Compared to a subtractive manufacturing method, an additive method like PBF invariably generates much less waste. This is mainly because no material needs to be trimmed away from a solid block, as with lathing or milling. Not only does this reduce the costs associated with the materials, but also with waste disposal.
PBF provides manufacturing flexibility in two ways – it allows for geometrically complex designs, and for rapidly switching manufacturing lines from one design to another. This is ideal for industries that have high design demands but a relatively low volume of orders, such as the medical or dental industries.
The design flexibility of PBF also makes it the perfect technology for rapid prototyping. 3D models can be produced quickly, demonstrated, and revised much faster than they would if new molds and casts had to be made every design revision cycle. This greatly speeds up the process of product development.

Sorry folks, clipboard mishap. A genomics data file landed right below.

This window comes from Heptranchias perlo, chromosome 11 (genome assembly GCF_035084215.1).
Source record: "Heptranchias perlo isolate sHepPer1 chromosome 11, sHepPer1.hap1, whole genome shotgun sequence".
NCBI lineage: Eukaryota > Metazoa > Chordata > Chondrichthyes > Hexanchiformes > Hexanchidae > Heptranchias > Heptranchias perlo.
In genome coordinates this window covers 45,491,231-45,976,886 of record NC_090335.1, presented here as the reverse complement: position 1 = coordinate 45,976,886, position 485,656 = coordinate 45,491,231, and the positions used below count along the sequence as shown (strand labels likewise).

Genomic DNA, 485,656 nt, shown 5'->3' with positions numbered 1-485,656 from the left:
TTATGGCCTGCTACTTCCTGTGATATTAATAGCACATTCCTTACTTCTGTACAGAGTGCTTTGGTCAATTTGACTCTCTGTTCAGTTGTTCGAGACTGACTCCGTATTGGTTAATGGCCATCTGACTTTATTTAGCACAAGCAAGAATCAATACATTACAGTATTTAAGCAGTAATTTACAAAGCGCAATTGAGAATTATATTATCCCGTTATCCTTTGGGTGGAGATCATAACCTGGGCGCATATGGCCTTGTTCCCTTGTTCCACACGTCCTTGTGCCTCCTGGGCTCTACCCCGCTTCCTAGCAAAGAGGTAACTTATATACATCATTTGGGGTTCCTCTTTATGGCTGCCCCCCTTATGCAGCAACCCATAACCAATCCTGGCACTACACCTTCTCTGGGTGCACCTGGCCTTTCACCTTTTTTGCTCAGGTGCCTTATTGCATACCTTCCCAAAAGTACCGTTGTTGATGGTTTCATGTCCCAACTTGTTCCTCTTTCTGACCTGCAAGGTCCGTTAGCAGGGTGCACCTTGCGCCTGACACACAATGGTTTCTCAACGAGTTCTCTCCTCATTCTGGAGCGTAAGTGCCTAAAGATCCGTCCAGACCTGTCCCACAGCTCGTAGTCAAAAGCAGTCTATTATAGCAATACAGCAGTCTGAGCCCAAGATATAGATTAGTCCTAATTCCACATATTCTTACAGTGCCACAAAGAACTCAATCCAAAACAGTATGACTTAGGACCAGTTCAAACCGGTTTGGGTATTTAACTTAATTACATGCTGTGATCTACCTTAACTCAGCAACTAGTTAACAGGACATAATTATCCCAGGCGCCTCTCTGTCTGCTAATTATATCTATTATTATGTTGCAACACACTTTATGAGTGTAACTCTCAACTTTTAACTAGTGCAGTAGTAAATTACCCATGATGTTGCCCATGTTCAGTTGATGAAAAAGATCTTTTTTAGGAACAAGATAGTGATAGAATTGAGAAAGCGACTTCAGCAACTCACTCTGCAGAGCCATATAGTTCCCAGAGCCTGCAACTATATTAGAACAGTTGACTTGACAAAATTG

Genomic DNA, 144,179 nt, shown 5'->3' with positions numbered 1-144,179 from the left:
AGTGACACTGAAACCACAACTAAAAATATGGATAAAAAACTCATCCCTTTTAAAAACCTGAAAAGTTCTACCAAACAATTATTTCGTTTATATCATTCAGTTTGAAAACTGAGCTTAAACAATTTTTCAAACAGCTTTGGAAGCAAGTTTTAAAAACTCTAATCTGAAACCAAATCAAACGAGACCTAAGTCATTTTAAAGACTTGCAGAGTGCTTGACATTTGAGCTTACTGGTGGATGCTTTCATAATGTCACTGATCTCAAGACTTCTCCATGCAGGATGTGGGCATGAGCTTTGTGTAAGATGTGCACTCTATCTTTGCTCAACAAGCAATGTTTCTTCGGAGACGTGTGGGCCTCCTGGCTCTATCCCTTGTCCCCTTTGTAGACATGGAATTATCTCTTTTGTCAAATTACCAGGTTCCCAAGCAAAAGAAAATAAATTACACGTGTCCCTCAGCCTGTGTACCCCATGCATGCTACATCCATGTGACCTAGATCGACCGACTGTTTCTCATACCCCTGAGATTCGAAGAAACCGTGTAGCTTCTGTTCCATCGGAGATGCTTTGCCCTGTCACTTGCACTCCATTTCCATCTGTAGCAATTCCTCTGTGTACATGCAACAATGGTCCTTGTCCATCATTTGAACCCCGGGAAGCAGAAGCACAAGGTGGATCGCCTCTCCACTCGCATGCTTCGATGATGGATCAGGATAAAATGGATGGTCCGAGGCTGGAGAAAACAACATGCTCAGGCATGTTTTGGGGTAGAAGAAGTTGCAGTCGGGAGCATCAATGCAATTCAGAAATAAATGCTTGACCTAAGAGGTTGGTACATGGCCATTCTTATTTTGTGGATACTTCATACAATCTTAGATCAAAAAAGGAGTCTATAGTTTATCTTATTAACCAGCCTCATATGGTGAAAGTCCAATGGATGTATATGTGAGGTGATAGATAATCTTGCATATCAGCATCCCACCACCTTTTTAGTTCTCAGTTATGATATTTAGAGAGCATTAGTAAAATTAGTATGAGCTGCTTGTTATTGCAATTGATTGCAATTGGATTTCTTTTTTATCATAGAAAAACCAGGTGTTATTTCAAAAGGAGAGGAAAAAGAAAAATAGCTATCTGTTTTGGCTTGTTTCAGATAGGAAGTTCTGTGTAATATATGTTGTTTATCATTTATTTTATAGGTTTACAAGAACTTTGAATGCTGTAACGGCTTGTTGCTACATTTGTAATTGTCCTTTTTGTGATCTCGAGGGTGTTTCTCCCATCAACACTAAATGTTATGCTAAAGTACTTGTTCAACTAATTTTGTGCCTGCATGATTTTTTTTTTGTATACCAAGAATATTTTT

High strength-to-weight ratio
Sintering is a unique outcome that is made possible by the technology of PBF. When metals are sintered, they produce coherently solid builds that are strong but have a substantial void fraction. This is a great technique for designing strong metal parts that are also lightweight. That said, parts made via casting or molding will still be stronger than sintered parts.
When compared to other 3D printing methods, PBF displays superior resolution, making it the preferred method for high-precision parts. For this reason, PBF has become the go-to method to address the manufacturing needs of the medical industry for prostheses and implants. The automobile industry has also greatly benefited from the detail accuracy of PBF-printed parts.
Despite the benefits, PBF has a fairly low rate of adoption. It is a highly specialized manufacturing method that is best used in circumstances that leverage its strengths. Otherwise, these drawbacks may prove to be more of a liability:
High power requirements